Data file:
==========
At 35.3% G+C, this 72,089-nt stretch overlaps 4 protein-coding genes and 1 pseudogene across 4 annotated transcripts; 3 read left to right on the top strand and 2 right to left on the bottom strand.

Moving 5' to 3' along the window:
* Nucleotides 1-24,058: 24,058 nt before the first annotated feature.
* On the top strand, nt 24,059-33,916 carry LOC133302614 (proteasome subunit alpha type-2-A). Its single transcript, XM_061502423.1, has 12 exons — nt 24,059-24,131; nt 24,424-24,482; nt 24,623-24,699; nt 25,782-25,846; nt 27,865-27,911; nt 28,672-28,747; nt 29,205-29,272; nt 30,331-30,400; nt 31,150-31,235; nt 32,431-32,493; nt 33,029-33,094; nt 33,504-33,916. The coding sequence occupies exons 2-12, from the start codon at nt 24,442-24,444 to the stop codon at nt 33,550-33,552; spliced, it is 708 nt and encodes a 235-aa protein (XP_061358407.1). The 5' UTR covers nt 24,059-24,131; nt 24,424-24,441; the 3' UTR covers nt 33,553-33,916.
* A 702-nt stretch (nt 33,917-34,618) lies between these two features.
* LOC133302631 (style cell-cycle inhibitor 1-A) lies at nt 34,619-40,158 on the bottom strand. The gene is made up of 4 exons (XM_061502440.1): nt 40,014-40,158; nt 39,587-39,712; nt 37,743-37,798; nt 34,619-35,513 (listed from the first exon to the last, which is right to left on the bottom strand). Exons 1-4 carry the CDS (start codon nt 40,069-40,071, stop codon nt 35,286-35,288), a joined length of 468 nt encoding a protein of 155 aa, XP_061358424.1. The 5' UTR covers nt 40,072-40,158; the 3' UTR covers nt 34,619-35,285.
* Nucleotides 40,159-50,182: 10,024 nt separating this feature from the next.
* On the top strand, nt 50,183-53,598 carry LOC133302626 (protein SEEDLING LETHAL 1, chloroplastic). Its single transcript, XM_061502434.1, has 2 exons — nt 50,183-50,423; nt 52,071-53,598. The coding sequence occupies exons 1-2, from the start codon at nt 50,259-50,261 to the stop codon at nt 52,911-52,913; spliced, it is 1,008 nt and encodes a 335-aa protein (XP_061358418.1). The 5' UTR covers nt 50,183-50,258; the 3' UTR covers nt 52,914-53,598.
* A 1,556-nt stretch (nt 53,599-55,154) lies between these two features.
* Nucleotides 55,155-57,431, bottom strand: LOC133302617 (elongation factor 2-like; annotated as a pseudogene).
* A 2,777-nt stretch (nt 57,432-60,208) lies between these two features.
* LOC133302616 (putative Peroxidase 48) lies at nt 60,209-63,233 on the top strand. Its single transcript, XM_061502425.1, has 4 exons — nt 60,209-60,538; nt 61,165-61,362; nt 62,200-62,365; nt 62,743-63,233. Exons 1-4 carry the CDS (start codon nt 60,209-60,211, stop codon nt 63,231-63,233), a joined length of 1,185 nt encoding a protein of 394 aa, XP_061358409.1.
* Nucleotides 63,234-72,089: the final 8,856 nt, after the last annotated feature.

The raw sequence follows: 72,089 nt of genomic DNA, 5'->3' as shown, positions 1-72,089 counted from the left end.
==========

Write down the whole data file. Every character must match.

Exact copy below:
At 35.3% G+C, this 72,089-nt stretch overlaps 4 protein-coding genes and 1 pseudogene across 4 annotated transcripts; 3 read left to right on the top strand and 2 right to left on the bottom strand.

Moving 5' to 3' along the window:
* Nucleotides 1-24,058: 24,058 nt before the first annotated feature.
* On the top strand, nt 24,059-33,916 carry LOC133302614 (proteasome subunit alpha type-2-A). Its single transcript, XM_061502423.1, has 12 exons — nt 24,059-24,131; nt 24,424-24,482; nt 24,623-24,699; nt 25,782-25,846; nt 27,865-27,911; nt 28,672-28,747; nt 29,205-29,272; nt 30,331-30,400; nt 31,150-31,235; nt 32,431-32,493; nt 33,029-33,094; nt 33,504-33,916. The coding sequence occupies exons 2-12, from the start codon at nt 24,442-24,444 to the stop codon at nt 33,550-33,552; spliced, it is 708 nt and encodes a 235-aa protein (XP_061358407.1). The 5' UTR covers nt 24,059-24,131; nt 24,424-24,441; the 3' UTR covers nt 33,553-33,916.
* A 702-nt stretch (nt 33,917-34,618) lies between these two features.
* LOC133302631 (style cell-cycle inhibitor 1-A) lies at nt 34,619-40,158 on the bottom strand. The gene is made up of 4 exons (XM_061502440.1): nt 40,014-40,158; nt 39,587-39,712; nt 37,743-37,798; nt 34,619-35,513 (listed from the first exon to the last, which is right to left on the bottom strand). Exons 1-4 carry the CDS (start codon nt 40,069-40,071, stop codon nt 35,286-35,288), a joined length of 468 nt encoding a protein of 155 aa, XP_061358424.1. The 5' UTR covers nt 40,072-40,158; the 3' UTR covers nt 34,619-35,285.
* Nucleotides 40,159-50,182: 10,024 nt separating this feature from the next.
* On the top strand, nt 50,183-53,598 carry LOC133302626 (protein SEEDLING LETHAL 1, chloroplastic). Its single transcript, XM_061502434.1, has 2 exons — nt 50,183-50,423; nt 52,071-53,598. The coding sequence occupies exons 1-2, from the start codon at nt 50,259-50,261 to the stop codon at nt 52,911-52,913; spliced, it is 1,008 nt and encodes a 335-aa protein (XP_061358418.1). The 5' UTR covers nt 50,183-50,258; the 3' UTR covers nt 52,914-53,598.
* A 1,556-nt stretch (nt 53,599-55,154) lies between these two features.
* Nucleotides 55,155-57,431, bottom strand: LOC133302617 (elongation factor 2-like; annotated as a pseudogene).
* A 2,777-nt stretch (nt 57,432-60,208) lies between these two features.
* LOC133302616 (putative Peroxidase 48) lies at nt 60,209-63,233 on the top strand. Its single transcript, XM_061502425.1, has 4 exons — nt 60,209-60,538; nt 61,165-61,362; nt 62,200-62,365; nt 62,743-63,233. Exons 1-4 carry the CDS (start codon nt 60,209-60,211, stop codon nt 63,231-63,233), a joined length of 1,185 nt encoding a protein of 394 aa, XP_061358409.1.
* Nucleotides 63,234-72,089: the final 8,856 nt, after the last annotated feature.

The raw sequence follows: 72,089 nt of genomic DNA, 5'->3' as shown, positions 1-72,089 counted from the left end.